Top ten advice for the freshman class

As I have in past years, I want to welcome new and returning students back at BGSU for the 2004-05 academic year! We are excited about this school year; besides the great classroom teaching provided by our faculty, the campus offers a myriad of opportunities. Attending and participating in theater, music, and athletic events, joining at least one of our over 280 student organizations, and working on campus are just a few examples of the kind of experiences you can get involved with at BGSU.

Annually, I offer some advice to new students through the BG News. Some of the advice may be pertinent to returning students as well. In the spirit of summarizing and knowing that you probably do not have a lot of time these first few days on campus, I offer you a “2004 Top Ten” list of tips for succeeding at Bowling Green. Although these are similar to last year’s items, I do believe they are still pertinent.

1. Get to know your professors and instructors. They are more than willing to talk with you, meet with you, and do what they can to answer your questions. Introduce yourself as soon as possible. Find a good seat in class where you can hear and see them (sit close to the front–it’s the students in the back who are called on!).

2. Don’t be afraid to ask for help. Remember that there are many people working here whose job it is to help you succeed. BGSU is very student-centered. Not only are we glad to see you here, but we are committed to you succeeding while here. You do not have to handle any problem alone.

3. Explore the campus. Once you become comfortable with your residence hall or living environment, see what the rest of campus looks like. Venture out of your room, find out where buildings, programs, services and events are. Don’t be self-conscious about using a campus map or asking somebody how to find something. It might seem impossible at first to find your way around, but you will get the hang of it in no time.

4. Find your best place to study. This may take a bit of experimentation. The key will be to find a place where you can concentrate and that works for you. It is important to have a spot where you can read, prepare for class, write, and study for exams. Sometimes it’s nice just to have a place to think.

5. Become familiar with the services and programs offered to students. You will be amazed at the number of services and programs which exist to help you in every aspect of your life here. We offer assistance in everything, such as academics and studying, personal and career concerns, recreational activities, health needs, multicultural activities. If you live in the halls or small group living units, you will receive information from your staff on these services and programs.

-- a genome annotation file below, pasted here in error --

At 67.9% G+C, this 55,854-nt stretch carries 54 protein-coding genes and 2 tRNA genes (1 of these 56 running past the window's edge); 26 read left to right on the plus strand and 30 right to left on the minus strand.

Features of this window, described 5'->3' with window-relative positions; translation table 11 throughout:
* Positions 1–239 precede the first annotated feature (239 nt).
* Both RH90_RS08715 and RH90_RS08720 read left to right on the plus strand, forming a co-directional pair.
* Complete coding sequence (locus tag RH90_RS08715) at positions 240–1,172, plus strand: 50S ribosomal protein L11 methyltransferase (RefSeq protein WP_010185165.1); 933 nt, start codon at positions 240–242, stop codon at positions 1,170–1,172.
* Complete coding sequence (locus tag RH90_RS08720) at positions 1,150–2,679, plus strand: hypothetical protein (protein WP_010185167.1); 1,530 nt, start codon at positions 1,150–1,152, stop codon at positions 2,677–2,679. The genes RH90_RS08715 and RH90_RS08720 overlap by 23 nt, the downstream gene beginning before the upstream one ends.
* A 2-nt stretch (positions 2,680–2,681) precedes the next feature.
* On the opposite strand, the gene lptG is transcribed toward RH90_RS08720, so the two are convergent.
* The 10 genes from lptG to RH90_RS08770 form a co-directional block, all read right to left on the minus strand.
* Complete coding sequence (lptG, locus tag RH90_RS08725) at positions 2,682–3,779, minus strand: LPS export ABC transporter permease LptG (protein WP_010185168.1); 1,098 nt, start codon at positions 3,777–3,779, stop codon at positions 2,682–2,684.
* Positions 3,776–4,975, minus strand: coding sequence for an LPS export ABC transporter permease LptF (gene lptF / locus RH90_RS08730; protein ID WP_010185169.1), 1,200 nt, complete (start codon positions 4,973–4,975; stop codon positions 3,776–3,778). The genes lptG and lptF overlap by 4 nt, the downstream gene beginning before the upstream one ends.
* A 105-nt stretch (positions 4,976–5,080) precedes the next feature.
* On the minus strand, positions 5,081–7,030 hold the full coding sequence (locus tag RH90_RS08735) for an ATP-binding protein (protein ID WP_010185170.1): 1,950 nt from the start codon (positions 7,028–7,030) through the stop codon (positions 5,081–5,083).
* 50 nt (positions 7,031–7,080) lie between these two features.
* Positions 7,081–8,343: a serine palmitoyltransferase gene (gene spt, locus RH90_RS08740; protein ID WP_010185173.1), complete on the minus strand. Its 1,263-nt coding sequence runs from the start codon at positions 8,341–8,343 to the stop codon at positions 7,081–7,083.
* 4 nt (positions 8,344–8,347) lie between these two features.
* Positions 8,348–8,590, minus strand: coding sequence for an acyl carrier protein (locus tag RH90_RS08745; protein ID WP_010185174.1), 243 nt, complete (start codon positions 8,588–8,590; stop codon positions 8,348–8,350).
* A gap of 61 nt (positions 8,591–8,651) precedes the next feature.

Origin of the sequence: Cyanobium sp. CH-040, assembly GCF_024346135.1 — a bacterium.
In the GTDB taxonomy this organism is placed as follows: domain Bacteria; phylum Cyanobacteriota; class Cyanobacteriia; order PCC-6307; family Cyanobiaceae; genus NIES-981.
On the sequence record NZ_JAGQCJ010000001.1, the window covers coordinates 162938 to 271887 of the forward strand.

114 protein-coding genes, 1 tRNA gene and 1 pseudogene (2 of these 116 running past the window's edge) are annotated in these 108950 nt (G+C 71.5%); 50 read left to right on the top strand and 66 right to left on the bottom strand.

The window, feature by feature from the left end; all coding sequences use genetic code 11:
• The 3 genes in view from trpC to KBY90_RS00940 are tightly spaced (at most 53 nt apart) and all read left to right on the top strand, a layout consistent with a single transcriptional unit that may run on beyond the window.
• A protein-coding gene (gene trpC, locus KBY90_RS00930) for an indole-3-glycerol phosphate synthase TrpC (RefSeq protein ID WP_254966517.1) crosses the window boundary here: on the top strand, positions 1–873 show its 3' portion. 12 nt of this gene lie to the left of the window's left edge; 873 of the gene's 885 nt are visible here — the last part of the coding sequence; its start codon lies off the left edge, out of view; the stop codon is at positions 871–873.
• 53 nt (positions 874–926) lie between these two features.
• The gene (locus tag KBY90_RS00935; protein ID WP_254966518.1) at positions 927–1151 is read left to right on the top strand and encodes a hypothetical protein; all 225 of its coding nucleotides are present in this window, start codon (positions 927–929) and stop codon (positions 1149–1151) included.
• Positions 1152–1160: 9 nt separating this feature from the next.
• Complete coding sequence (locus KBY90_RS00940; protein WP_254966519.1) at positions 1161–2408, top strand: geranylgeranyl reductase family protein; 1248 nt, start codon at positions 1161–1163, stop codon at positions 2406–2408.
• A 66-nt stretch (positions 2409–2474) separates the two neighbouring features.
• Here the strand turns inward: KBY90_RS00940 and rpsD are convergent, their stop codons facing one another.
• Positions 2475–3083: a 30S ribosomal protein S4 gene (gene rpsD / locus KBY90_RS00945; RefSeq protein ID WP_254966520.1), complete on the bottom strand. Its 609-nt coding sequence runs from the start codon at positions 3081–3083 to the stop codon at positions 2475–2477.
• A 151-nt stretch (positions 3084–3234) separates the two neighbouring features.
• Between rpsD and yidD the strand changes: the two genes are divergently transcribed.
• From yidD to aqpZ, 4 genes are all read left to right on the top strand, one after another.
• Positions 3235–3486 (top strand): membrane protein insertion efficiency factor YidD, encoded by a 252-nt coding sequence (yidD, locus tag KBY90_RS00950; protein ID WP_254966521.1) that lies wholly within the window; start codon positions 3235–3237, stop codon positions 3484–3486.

6. Read your Student Handbook. It is the one with the brightly colored picture of students on the front cover that contains many useful policies and important information for students. It also includes everything from the academic calendar to information on student services.

7. Become involved. Get a complete list of the student organizations and activities. Look for posters around campus and in the BG News announcing initial meetings of these groups, and give them a try if you’re interested. Organizations are looking for members and would be overjoyed in your interest. While you can stay involved in some of the things you did in high school, this is your time to become involved in ways you perhaps never thought you would be before. For example, if you never got to play a sport in high school, try one of the many club sports, or get involved in intramurals. Help plan Homecoming or check out fraternity or sorority recruitment. It’s your chance to continue, start again, or become involved for the very first time in almost anything.

8. Take advantage of opportunities. Check out the activities sponsored by your hall or floor, participate in Welcome Week activities. There are events offered every weekend, from movies to trips to camping and other outdoor activities. The vast majority of activities here at BGSU are absolutely free to you, including musical performances, football games and other sports events, and some theater productions. Anyone who says that there isn’t anything to do at BGSU on weekends has not looked around at what is available.

9. Meet at least one new person every day. An important part of being a member of a community is knowing each other. You will make many friends here that you will have for life; that will be there to celebrate important times with you, support you when you need it, and just to be a friend. The more people you know here, the better off you will feel about being at BGSU. Everyone else is going through the same transitions, suffering the same nervousness and experiencing the same things that you are.

10. Most importantly, relax. You do not have to do everything, be everything, or accomplish all of your college goals your first week here. Become involved at your own pace. No matter how hard you study or work, remember to take some time out for yourself.

One final suggestion: Be careful crossing Wooster Street.

Best of luck and confidence for a successful year!